Tuesday, November 1, 2016

Death of a political party

The deep schism in the Republican Party has given rise to speculation that the GOP is finished. While it is certain that the Republican Party is deeply wounded, it is premature to say that is dead. As conservatives and Republicans contemplate their future, it may be helpful to remember how the Republican Party was born from the death of the Whig Party.

The Whigs were formed in 1834 to oppose what many saw as the authoritarian tendencies of Andrew Jackson. They took their name from the British anti-royalist party and stood against the Democrats led by the man they derisively called “King Andrew.” Like the later Republicans, the Whigs were derided as a rich man’s party by their opponents.

The Whigs had a 20 year run as a successful party. Politico noted that their decline began with the election of an outsider candidate, Zachary Taylor. Many Whigs felt that Taylor did not share their beliefs and that the party had embraced Taylor’s personality as a hero of the Mexican War rather nominating a candidate who shared their values. Horace Greeley, the famous founder of the New York Tribune, said that the party was “at once triumphant and undone” as it elected a man who was a “Whig in name only.” Once in office, Taylor, who had run on his personality since the Whigs did not even write a platform that year, soon began to anger party loyalists.

The election of Taylor deepened a rift between Northern and Southern Whigs over the issue of slavery. After his death in 1850, his vice president, Millard Fillmore, passed several pro-slavery laws with the Compromise of 1850. As the party became more pro-slavery, Northerners began to leave. In 1852, the Whig candidate carried only four states, losing in a landslide to Democrat Franklin Pierce.

It was the pro-slavery Kansas-Nebraska Act of 1854 that finally killed the Whigs and led to the creation of the Republican Party. A March 20, 1854 meeting of opponents to the act is generally considered the birth of the Republican Party according to History.com. Two years later, in 1856, the Republicans fielded their first presidential candidate, John C. Fremont. By that point, the Whigs were nonexistent. Four years later, the Republican Abraham Lincoln was elected president.

There are several lessons to be learned from the demise of the Whigs. The Republican Party was the result of a coalition of anti-slavery activists. The Republicans focused on that issue and swayed enough voters with their argument that they won the election of 1860. Republicans knew what they believed and fought for it. They focused on what was important and kept their eyes on the prize.

Though not part of the campaign, the debates between Abraham Lincoln and Stephen Douglas in 1858 established a logical and moral basis for the party’s existence. Lincoln was able to eloquently argue the evils of slavery and the impracticality of having a nation that was split between slave and free states. The debates not only helped to cement the regional factions of the new Republican Party, they also established Lincoln as a powerful intellect and a popular and persuasive speaker.

Conversely, the Whigs didn’t know what they stood for any longer. The party had no platform or statement of principle to rally around. The party that had opposed the Mexican War nominated a war hero and Taylor’s nonpartisan stances alienated Whigs rather than attracting voters from other parties. A successful political party must preserve its base while persuading unaffiliated moderate and independent voters at the same time. The Whigs won independent voters at the cost of splitting their base.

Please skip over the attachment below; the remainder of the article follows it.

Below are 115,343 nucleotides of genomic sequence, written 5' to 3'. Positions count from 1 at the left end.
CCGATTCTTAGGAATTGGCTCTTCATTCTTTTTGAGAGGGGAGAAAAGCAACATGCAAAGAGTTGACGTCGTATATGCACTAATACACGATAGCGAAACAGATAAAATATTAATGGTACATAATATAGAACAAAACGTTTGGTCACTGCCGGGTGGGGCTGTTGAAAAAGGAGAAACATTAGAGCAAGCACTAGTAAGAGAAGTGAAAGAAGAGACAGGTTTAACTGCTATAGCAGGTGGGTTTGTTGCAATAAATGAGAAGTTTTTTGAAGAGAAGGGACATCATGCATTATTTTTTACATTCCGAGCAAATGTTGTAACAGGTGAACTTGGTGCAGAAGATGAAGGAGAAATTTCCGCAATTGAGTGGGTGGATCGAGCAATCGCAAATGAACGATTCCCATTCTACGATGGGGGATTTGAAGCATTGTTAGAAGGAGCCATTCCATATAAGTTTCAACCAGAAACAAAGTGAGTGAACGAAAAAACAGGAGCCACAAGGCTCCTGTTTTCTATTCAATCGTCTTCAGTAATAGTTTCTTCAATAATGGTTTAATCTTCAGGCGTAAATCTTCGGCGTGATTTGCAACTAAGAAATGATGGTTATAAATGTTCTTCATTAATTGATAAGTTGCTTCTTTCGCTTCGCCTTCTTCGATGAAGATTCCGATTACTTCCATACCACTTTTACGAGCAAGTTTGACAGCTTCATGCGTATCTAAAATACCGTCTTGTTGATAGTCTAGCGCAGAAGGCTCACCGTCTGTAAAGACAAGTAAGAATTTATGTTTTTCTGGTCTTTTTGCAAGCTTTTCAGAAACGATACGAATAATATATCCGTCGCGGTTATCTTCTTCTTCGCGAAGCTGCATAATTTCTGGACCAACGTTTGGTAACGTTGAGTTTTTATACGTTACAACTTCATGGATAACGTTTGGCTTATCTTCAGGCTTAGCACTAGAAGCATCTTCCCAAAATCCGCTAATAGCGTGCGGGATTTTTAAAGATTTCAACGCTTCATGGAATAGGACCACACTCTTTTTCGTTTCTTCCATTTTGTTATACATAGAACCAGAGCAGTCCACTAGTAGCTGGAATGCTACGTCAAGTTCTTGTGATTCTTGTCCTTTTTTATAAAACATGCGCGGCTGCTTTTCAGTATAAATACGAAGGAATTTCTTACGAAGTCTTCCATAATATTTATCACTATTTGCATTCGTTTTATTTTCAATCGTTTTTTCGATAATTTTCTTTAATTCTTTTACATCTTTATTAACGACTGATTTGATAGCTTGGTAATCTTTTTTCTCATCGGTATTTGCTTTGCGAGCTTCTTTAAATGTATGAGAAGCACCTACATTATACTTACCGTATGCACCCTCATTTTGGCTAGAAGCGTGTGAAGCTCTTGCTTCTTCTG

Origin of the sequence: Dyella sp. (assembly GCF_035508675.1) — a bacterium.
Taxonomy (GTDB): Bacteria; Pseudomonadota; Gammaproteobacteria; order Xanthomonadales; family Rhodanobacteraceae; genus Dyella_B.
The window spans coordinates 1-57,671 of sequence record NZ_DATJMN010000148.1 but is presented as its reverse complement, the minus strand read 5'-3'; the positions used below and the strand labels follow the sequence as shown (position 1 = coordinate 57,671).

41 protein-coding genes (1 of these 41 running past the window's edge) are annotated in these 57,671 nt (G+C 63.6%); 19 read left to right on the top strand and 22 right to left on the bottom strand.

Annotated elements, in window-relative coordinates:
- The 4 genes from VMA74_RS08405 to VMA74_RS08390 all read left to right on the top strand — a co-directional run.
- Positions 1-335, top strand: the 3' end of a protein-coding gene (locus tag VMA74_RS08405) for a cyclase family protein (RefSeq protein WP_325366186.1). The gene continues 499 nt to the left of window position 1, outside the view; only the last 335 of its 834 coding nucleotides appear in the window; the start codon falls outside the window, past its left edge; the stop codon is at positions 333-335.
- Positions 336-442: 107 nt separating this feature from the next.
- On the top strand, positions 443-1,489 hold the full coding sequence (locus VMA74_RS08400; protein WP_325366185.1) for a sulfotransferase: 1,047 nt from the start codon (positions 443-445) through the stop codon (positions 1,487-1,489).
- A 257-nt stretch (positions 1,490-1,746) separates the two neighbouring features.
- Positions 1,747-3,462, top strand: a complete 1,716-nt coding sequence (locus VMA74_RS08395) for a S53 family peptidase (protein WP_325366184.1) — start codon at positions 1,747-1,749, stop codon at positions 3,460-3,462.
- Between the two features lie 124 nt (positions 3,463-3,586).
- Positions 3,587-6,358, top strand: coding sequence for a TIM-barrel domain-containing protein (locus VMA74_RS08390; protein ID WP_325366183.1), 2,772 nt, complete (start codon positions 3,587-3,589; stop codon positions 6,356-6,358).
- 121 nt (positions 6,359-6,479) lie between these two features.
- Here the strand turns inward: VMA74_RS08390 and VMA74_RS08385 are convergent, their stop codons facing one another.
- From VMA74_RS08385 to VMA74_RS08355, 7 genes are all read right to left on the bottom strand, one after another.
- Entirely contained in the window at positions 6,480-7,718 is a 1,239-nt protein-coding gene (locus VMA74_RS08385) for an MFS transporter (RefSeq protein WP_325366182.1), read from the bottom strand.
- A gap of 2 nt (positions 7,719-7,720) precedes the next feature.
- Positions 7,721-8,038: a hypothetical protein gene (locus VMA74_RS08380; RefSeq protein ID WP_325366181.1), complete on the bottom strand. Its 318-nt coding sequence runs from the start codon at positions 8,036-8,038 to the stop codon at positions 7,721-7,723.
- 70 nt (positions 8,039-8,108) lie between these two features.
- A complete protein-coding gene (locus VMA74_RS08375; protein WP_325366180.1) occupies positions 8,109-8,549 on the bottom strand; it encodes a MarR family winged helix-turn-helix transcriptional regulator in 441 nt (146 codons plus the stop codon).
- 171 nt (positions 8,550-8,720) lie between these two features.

Winning elections is not the only reason a party exists. The Whig party won the election of 1848, but lost its soul in the process. Winning the election with a candidate that did not share their principles doomed the party in the long run. There is little point in winning an election if the end result is not to move the country in the direction that the party believes is best.

Finally, if the Republican Party does die, it doesn’t mean that conservatism dies with it. There will be opposition to Hillary and the Democrats even that if that opposition is does not fall under the Republican label. Millions of conservatives will not cease to exist if the Republican Party dies. They will reorganize and rally under a new banner.

One new conservative banner is the one being hoisted by Evan McMullin. McMullin said in the Washington Times, “In the long term, we're building a new conservative movement we think is badly needed in this country. The party needs to be more welcoming to people that don't look like me, people of different races and religions.”

If the Republican Party does go the way of the Whigs, there will be a period of confusion and rebuilding, but the party that emerges may be stronger than what came before. The Whigs lasted for 20 years. The Republicans have lasted for more than 150 and have produced some of the greatest presidents in American history. Abraham Lincoln, generally acknowledged to be among the top presidents, emerged when the party was only four years old.

In the nearly 250 years of the American republic, many political parties have come and gone. There were political factions before the Democrats and the Republicans and there will be new parties that one day take their place. Political parties come and go, but principles never die. 

Originally published on The Resurgent

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